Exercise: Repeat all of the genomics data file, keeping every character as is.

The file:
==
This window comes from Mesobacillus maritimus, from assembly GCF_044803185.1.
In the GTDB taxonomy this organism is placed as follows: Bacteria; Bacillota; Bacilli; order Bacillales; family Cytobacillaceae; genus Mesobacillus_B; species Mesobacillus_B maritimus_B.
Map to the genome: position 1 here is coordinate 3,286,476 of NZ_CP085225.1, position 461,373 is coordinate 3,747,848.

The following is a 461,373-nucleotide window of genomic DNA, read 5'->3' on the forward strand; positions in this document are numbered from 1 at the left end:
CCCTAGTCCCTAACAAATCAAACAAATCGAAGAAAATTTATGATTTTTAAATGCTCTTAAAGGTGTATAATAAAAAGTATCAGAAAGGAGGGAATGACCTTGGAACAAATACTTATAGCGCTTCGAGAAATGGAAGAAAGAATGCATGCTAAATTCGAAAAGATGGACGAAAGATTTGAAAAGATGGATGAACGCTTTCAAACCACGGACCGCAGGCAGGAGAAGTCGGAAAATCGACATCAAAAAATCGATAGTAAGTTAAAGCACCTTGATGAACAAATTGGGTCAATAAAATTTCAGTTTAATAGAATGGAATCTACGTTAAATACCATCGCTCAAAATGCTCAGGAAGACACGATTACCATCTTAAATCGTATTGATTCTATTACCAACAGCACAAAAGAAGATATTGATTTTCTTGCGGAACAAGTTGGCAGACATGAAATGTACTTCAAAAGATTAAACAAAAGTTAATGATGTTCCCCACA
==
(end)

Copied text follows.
This window comes from Mesobacillus maritimus, from assembly GCF_044803185.1.
In the GTDB taxonomy this organism is placed as follows: Bacteria; Bacillota; Bacilli; order Bacillales; family Cytobacillaceae; genus Mesobacillus_B; species Mesobacillus_B maritimus_B.
Map to the genome: position 1 here is coordinate 3,286,476 of NZ_CP085225.1, position 461,373 is coordinate 3,747,848.

The following is a 461,373-nucleotide window of genomic DNA, read 5'->3' on the forward strand; positions in this document are numbered from 1 at the left end:
CCCTAGTCCCTAACAAATCAAACAAATCGAAGAAAATTTATGATTTTTAAATGCTCTTAAAGGTGTATAATAAAAAGTATCAGAAAGGAGGGAATGACCTTGGAACAAATACTTATAGCGCTTCGAGAAATGGAAGAAAGAATGCATGCTAAATTCGAAAAGATGGACGAAAGATTTGAAAAGATGGATGAACGCTTTCAAACCACGGACCGCAGGCAGGAGAAGTCGGAAAATCGACATCAAAAAATCGATAGTAAGTTAAAGCACCTTGATGAACAAATTGGGTCAATAAAATTTCAGTTTAATAGAATGGAATCTACGTTAAATACCATCGCTCAAAATGCTCAGGAAGACACGATTACCATCTTAAATCGTATTGATTCTATTACCAACAGCACAAAAGAAGATATTGATTTTCTTGCGGAACAAGTTGGCAGACATGAAATGTACTTCAAAAGATTAAACAAAAGTTAATGATGTTCCCCACA